FIFA Candidate Ali Queries Salman’s Role in Bahrain Protests

FIFA presidential candidate Prince Ali has questioned the role of election rival Sheikh Salman in not protecting Bahrain players who alleged abuses after pro-democracy protests in 2011.

In the strongest statement yet on human rights ahead of the Feb. 26 election to succeed Sepp Blatter, the Jordanian prince dismissed the sheikh’s consistent defense that national security issues are beyond the control of sports leaders.

“How are you then going to earn the respect of the entire world and players across the world, as well as FAs (football associations), if you couldn’t even take care of your own?” Prince Ali told reporters on Thursday after a news conference near the United Nations office in Geneva.

Sheikh Salman has become front-runner in a FIFA campaign he began by strongly denying any part in helping to identify athletes who took part in Arab Spring protests five years ago.

Some Bahrain team players alleged they were tortured by government forces while detained for attending pro-democracy events.

Sheikh Salman was then president of the Bahrain Football Association, and has often said government issues are not the duty of sports leaders.

“Whatever is related to the political side and government side is not a concern of mine,” the sheikh told the Associated Press in an interview in Paris on Tuesday. “We are people of football. They can ask me anything that is related to the game.”

Prince Ali rejected that argument Thursday, two weeks ahead of the five-man election.

“If a candidate was in a position before and simply says that, ‘Those issues are to do with politics and therefore I cannot interfere?’ No,” the prince told a small group of reporters. “If you are not going to take care of your own players and if you are not going to stick up for them, that in itself is a problem.”

In the earlier news conference, the prince replied to a question about human rights in Bahrain by saying the protection of players was a “simple, basic fact of the matter.”

Still, Prince Ali acknowledged that a candidate’s record on human rights was for the FIFA election committee to decide.

The three-member FIFA election panel approved Sheikh Salman’s candidacy in November after weighing an analysis by the governing body’s ethics committee.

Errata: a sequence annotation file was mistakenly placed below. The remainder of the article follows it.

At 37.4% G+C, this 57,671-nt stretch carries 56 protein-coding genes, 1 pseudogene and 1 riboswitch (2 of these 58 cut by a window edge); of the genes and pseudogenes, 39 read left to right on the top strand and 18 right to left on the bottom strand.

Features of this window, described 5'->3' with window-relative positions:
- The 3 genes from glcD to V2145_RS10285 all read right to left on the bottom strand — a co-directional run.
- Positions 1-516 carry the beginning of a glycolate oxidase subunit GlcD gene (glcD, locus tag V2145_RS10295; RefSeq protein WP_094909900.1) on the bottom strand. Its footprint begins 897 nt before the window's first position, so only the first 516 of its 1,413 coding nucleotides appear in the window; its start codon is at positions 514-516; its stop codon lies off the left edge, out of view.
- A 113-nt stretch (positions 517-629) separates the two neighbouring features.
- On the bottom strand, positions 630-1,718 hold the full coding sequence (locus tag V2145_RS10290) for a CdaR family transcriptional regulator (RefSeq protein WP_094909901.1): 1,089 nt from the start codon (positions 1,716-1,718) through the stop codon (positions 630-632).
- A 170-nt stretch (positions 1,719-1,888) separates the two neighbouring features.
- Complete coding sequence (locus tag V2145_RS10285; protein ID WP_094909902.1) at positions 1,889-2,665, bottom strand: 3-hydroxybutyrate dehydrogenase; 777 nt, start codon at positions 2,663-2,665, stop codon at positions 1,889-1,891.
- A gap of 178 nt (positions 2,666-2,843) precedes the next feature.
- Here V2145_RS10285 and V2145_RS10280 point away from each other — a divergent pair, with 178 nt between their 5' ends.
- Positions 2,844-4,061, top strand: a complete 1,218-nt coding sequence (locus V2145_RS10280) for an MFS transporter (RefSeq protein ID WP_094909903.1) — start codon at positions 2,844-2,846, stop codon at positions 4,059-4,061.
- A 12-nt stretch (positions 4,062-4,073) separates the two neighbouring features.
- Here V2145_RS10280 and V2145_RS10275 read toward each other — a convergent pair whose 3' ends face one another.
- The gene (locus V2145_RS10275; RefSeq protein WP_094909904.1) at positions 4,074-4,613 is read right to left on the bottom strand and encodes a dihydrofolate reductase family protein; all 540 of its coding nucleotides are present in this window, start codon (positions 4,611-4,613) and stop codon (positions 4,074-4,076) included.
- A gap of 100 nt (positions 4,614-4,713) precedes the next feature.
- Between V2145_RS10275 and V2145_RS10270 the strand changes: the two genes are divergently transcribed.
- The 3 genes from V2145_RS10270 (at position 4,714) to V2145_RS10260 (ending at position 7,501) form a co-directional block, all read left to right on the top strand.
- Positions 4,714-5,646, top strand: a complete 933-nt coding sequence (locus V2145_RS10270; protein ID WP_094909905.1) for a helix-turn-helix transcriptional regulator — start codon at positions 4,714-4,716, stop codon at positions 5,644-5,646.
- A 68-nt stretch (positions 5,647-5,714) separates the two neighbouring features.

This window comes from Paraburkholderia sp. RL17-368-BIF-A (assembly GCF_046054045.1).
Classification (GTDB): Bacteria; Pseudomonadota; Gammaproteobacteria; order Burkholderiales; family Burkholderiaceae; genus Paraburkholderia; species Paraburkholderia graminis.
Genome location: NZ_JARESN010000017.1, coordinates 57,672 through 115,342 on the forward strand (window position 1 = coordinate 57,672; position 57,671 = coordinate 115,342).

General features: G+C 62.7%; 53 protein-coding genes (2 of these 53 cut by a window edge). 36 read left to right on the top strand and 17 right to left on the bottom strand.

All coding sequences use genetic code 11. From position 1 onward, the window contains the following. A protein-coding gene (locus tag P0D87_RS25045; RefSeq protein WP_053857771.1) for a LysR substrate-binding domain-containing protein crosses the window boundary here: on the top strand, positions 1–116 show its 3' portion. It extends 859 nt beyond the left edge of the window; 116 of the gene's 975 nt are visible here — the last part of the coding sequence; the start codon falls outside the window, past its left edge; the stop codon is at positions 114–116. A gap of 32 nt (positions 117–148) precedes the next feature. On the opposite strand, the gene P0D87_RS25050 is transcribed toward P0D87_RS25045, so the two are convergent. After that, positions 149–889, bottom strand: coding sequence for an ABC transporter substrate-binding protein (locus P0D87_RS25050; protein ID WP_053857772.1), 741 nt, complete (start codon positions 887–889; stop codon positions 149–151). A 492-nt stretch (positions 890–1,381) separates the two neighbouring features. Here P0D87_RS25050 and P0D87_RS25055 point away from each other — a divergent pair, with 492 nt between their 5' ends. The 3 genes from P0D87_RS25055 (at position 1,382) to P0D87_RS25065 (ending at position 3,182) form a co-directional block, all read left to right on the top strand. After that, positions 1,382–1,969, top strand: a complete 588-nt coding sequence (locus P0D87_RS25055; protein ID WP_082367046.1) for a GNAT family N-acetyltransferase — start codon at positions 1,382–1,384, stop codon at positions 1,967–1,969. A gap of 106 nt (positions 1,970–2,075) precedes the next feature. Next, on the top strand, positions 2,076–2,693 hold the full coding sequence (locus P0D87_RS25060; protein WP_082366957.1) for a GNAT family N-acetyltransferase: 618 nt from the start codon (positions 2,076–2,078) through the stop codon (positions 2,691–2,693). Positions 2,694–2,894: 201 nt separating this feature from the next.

“I give the benefit of the doubt to everyone,” said Prince Ali, whose home nation Jordan also saw pro-democracy protests in 2011 on a lower level than Bahrain.

After the news conference, he spoke privately with the U.N. High Commissioner for Human Rights, his cousin Prince Zeid Raad al-Hussein, who is based in Geneva.

Prince Ali also presented a timeline for key decisions and policies in his first year in office.

Early priorities would be reviewing the Garcia Report to publish its findings of alleged corruption in the 2018-2022 World Cup bidding contests and begin a process to recruit a new FIFA CEO.

In April, a Prince Ali presidency would look at 2026 World Cup bidding and meeting sponsors and broadcast rights holders.

Later Thursday, the prince was due in Miami with his opponents — Sheikh Salman, UEFA general secretary Gianni Infantino, former FIFA official Jerome Champagne and South African businessman Tokyo Sexwale — meeting 35 voting federations at a CONCACAF assembly.

Unlike other FIFA continents, the North and Central American and Caribbean region will not try to endorse one man as a bloc.

Prince Ali criticized continent-wide endorsements, as Africa’s governing body did urging its 54 members behind Sheikh Salman last week, as wrong and trying to “create a myth” of voting intentions.

“Nobody likes to be told what they have to do,” said the former FIFA vice president.

Sheikh Salman told the AP this week FIFA would be best served by uniting behind one candidate before election day.

Asked if all five candidates should stay on the ballot paper, Prince Ali said: “If there is to be a democratic election, it should be based on that.”

With 207 of FIFA’s 209 members currently eligible to vote, a total of 138 would secure victory in the first round. A simple majority is needed in subsequent rounds.

Prince Ali ruled out making deals with rivals and suggested at least two opponents were still influenced by Blatter, whose appeal against an eight-year ban for financial conflicts of interest is heard at FIFA on Tuesday.

“If you are going to behave in this way in order to win,” the prince said, “then nothing will change when you are president if you are owing favors.”

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